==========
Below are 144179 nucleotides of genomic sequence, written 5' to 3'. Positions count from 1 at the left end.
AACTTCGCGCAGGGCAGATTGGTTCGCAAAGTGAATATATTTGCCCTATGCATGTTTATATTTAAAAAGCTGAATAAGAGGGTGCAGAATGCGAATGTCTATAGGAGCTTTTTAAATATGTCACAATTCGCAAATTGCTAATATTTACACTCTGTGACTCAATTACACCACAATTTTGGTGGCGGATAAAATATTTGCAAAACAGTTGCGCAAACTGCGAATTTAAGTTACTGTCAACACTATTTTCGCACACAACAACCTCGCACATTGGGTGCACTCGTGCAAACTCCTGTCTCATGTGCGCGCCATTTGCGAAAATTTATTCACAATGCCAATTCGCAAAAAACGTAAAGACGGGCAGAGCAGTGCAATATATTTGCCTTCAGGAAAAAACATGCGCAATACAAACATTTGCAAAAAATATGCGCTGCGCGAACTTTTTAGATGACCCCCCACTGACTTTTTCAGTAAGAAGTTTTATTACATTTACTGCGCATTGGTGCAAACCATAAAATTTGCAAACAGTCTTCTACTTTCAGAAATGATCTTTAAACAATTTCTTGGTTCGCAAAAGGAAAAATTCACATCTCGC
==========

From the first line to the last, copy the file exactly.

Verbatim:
Below are 144179 nucleotides of genomic sequence, written 5' to 3'. Positions count from 1 at the left end.
AACTTCGCGCAGGGCAGATTGGTTCGCAAAGTGAATATATTTGCCCTATGCATGTTTATATTTAAAAAGCTGAATAAGAGGGTGCAGAATGCGAATGTCTATAGGAGCTTTTTAAATATGTCACAATTCGCAAATTGCTAATATTTACACTCTGTGACTCAATTACACCACAATTTTGGTGGCGGATAAAATATTTGCAAAACAGTTGCGCAAACTGCGAATTTAAGTTACTGTCAACACTATTTTCGCACACAACAACCTCGCACATTGGGTGCACTCGTGCAAACTCCTGTCTCATGTGCGCGCCATTTGCGAAAATTTATTCACAATGCCAATTCGCAAAAAACGTAAAGACGGGCAGAGCAGTGCAATATATTTGCCTTCAGGAAAAAACATGCGCAATACAAACATTTGCAAAAAATATGCGCTGCGCGAACTTTTTAGATGACCCCCCACTGACTTTTTCAGTAAGAAGTTTTATTACATTTACTGCGCATTGGTGCAAACCATAAAATTTGCAAACAGTCTTCTACTTTCAGAAATGATCTTTAAACAATTTCTTGGTTCGCAAAAGGAAAAATTCACATCTCGC